A growing demand began for larger volumes which also had the effect of prompting these subcontractors to join forces, to buy one another in order to be on a par. As a result, this made it even more complicated, in this new balance of power, for potential new entrants to compete on equal grounds. The bar has been raised so much that it is difficult to see how there could be any new supplier entering the arena. Admittedly, positions are different whether you place yourself on the side of formula manufacturers or on the side of packaging manufacturers and, to a lesser extent, on the side of accessory manufacturers.
Formulas, packaging, accessories... the temptation of doing everything!
What is the best direction to take? For a lot of players in the subcontracting sector, the question still remains. Invest in packaging when you are a formulator, even if you have to produce your own packs or, as a packaging manufacturer, move further upstream and integrate formulation? Opinions are often contradictory and approaches sometimes hesitant.
The fact is the formulation industry is seeing the volume and the value of packs that it has to deal with, grow by the day. Packaging manufacturers often do the splits between favoring or not, commercial relations with formulation manufacturers. Others choose neutrality, and some are more on the offense.
One thing is sure—the notion of full service is not about to stop. It should, in all likelihood, continue to grow strongly.
Even if some people predict a saturation phenomenon, the end of the Internet or the disappearance of followers or bloggers is hard to imagine. And in this event how could tomorrow’s hyper-digitized consumers find their way back to department stores for their purchases.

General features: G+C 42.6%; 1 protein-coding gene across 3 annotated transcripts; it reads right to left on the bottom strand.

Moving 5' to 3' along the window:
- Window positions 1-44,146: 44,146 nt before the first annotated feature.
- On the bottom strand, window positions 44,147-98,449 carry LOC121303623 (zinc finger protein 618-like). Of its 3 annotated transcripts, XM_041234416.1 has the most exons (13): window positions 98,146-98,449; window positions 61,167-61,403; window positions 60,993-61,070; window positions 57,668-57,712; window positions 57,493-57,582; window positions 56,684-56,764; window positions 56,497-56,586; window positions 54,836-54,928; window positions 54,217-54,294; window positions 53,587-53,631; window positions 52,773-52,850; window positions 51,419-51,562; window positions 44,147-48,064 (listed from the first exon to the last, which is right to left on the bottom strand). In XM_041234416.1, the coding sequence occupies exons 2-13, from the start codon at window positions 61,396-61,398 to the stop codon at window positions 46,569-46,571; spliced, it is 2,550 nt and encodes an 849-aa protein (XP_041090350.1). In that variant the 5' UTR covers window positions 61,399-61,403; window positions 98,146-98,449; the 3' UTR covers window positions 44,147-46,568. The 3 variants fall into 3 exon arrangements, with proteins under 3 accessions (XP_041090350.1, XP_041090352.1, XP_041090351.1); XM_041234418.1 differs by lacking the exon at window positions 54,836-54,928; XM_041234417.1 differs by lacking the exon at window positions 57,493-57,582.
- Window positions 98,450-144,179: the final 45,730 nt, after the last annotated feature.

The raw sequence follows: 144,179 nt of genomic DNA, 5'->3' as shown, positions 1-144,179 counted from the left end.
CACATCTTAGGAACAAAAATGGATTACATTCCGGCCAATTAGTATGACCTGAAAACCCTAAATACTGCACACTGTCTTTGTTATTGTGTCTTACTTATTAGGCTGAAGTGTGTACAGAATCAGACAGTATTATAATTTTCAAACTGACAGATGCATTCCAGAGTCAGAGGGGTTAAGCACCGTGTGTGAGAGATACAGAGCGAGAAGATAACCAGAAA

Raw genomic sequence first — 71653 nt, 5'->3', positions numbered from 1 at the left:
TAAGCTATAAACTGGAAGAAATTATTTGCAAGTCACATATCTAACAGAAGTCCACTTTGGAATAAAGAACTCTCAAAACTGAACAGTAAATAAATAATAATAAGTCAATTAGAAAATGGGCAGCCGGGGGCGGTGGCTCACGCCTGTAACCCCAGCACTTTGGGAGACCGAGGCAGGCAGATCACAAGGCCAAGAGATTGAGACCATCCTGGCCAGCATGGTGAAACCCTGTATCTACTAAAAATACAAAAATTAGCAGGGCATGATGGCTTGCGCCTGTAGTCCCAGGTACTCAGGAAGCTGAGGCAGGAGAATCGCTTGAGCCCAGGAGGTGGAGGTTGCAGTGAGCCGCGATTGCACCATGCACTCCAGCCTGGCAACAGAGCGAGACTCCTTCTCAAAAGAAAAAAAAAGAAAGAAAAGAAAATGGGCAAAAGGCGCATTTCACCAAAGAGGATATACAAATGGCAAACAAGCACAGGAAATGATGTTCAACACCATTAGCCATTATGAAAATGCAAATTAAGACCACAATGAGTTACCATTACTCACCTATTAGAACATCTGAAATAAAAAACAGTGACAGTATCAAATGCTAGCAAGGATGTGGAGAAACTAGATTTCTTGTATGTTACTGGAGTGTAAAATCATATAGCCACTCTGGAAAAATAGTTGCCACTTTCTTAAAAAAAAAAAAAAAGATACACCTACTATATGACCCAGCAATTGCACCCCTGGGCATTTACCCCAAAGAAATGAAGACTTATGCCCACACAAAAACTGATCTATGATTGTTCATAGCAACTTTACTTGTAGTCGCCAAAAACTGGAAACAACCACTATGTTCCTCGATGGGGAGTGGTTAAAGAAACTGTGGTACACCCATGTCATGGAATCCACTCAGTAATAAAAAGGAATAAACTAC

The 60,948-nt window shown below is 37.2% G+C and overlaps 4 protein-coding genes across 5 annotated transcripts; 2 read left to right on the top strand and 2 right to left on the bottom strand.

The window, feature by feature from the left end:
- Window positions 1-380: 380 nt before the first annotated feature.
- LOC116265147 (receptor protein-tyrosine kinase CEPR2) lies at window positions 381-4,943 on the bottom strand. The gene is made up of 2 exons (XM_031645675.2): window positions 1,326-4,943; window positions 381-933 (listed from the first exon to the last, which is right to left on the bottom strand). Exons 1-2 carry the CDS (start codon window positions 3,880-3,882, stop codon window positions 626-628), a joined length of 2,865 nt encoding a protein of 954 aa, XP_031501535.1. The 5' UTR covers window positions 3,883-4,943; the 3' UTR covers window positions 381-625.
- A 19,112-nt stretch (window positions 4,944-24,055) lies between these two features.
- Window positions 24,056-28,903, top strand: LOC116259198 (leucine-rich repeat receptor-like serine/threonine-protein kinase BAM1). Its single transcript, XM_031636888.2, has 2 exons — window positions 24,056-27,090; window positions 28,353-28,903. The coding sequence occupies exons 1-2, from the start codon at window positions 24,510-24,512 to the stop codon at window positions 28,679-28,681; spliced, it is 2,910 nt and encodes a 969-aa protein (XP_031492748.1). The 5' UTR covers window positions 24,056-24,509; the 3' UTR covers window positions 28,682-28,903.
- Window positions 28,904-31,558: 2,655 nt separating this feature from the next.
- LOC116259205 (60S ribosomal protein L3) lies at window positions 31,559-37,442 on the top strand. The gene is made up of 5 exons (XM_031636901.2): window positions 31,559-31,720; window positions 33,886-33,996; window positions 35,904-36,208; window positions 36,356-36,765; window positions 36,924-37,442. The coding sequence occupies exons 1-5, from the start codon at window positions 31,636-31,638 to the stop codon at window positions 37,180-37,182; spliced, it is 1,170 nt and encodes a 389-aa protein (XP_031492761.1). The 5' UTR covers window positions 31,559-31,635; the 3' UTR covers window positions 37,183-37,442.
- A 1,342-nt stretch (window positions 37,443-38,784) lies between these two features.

This subcontracting industry should therefore continue to grow and flourish. Brand owners could—and some say they are seriously thinking about it—shut their production sites down to solely rely on subcontractors for all their activities, even if it means acquiring a stake in their capital.
The fact remains that, with this new balance of powers and to manage to withstand ever-increasing economic and financial pressure, these contract manufacturers who are moving today in a disorganized way, will certainly have to structure and organize themselves in the future, because they have plenty of common subjects and issues to tackle.
To be continued…
About the Author:
Jean-Yves Bourgeois is the principal of JYB Conseils, Paris. He has played a prominent role in the global industrial packaging sector for 40 years, including launching Formes de Luxe; co-creating Luxe Pack, and co-launching five MakeUp In trade shows around the world. He is Beauty Packaging’s European correspondent and also a member of Beauty Packaging’s Board of Advisors.